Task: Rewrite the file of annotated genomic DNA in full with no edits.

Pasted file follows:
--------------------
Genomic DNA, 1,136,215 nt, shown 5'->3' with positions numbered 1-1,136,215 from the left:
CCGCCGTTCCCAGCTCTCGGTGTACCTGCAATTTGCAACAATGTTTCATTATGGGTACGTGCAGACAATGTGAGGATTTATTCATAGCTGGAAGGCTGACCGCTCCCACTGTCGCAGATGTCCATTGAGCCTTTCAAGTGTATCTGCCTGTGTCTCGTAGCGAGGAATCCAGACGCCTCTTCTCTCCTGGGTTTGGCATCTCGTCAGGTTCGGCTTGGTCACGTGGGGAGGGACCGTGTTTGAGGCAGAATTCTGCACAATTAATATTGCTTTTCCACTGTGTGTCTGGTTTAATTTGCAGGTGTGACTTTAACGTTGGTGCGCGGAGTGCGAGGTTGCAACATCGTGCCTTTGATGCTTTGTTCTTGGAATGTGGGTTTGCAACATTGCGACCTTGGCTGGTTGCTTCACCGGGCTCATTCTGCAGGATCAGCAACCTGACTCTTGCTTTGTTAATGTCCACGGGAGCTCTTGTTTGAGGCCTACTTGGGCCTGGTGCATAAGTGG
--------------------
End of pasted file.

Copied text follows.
Genomic DNA, 1,136,215 nt, shown 5'->3' with positions numbered 1-1,136,215 from the left:
CCGCCGTTCCCAGCTCTCGGTGTACCTGCAATTTGCAACAATGTTTCATTATGGGTACGTGCAGACAATGTGAGGATTTATTCATAGCTGGAAGGCTGACCGCTCCCACTGTCGCAGATGTCCATTGAGCCTTTCAAGTGTATCTGCCTGTGTCTCGTAGCGAGGAATCCAGACGCCTCTTCTCTCCTGGGTTTGGCATCTCGTCAGGTTCGGCTTGGTCACGTGGGGAGGGACCGTGTTTGAGGCAGAATTCTGCACAATTAATATTGCTTTTCCACTGTGTGTCTGGTTTAATTTGCAGGTGTGACTTTAACGTTGGTGCGCGGAGTGCGAGGTTGCAACATCGTGCCTTTGATGCTTTGTTCTTGGAATGTGGGTTTGCAACATTGCGACCTTGGCTGGTTGCTTCACCGGGCTCATTCTGCAGGATCAGCAACCTGACTCTTGCTTTGTTAATGTCCACGGGAGCTCTTGTTTGAGGCCTACTTGGGCCTGGTGCATAAGTGG